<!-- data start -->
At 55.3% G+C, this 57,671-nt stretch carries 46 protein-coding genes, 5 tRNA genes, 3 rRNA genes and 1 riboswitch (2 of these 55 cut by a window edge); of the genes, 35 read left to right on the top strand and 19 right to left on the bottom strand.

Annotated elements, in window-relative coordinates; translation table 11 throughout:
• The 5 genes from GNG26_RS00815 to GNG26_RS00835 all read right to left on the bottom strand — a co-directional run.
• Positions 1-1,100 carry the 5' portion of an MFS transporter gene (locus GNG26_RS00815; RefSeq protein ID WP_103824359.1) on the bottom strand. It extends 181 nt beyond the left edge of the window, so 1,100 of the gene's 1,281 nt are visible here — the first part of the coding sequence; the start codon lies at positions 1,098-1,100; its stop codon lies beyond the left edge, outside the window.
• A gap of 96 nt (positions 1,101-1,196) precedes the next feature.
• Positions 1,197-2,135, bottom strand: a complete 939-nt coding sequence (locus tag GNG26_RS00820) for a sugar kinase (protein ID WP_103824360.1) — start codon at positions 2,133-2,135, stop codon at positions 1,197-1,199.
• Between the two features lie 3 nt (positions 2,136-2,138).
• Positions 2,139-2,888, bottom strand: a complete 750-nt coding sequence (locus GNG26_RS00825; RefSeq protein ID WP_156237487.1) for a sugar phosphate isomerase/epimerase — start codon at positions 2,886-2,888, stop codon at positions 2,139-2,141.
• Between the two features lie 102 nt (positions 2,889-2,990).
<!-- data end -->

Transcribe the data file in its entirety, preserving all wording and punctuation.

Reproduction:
At 55.3% G+C, this 57,671-nt stretch carries 46 protein-coding genes, 5 tRNA genes, 3 rRNA genes and 1 riboswitch (2 of these 55 cut by a window edge); of the genes, 35 read left to right on the top strand and 19 right to left on the bottom strand.

Annotated elements, in window-relative coordinates; translation table 11 throughout:
• The 5 genes from GNG26_RS00815 to GNG26_RS00835 all read right to left on the bottom strand — a co-directional run.
• Positions 1-1,100 carry the 5' portion of an MFS transporter gene (locus GNG26_RS00815; RefSeq protein ID WP_103824359.1) on the bottom strand. It extends 181 nt beyond the left edge of the window, so 1,100 of the gene's 1,281 nt are visible here — the first part of the coding sequence; the start codon lies at positions 1,098-1,100; its stop codon lies beyond the left edge, outside the window.
• A gap of 96 nt (positions 1,101-1,196) precedes the next feature.
• Positions 1,197-2,135, bottom strand: a complete 939-nt coding sequence (locus tag GNG26_RS00820) for a sugar kinase (protein ID WP_103824360.1) — start codon at positions 2,133-2,135, stop codon at positions 1,197-1,199.
• Between the two features lie 3 nt (positions 2,136-2,138).
• Positions 2,139-2,888, bottom strand: a complete 750-nt coding sequence (locus GNG26_RS00825; RefSeq protein ID WP_156237487.1) for a sugar phosphate isomerase/epimerase — start codon at positions 2,886-2,888, stop codon at positions 2,139-2,141.
• Between the two features lie 102 nt (positions 2,889-2,990).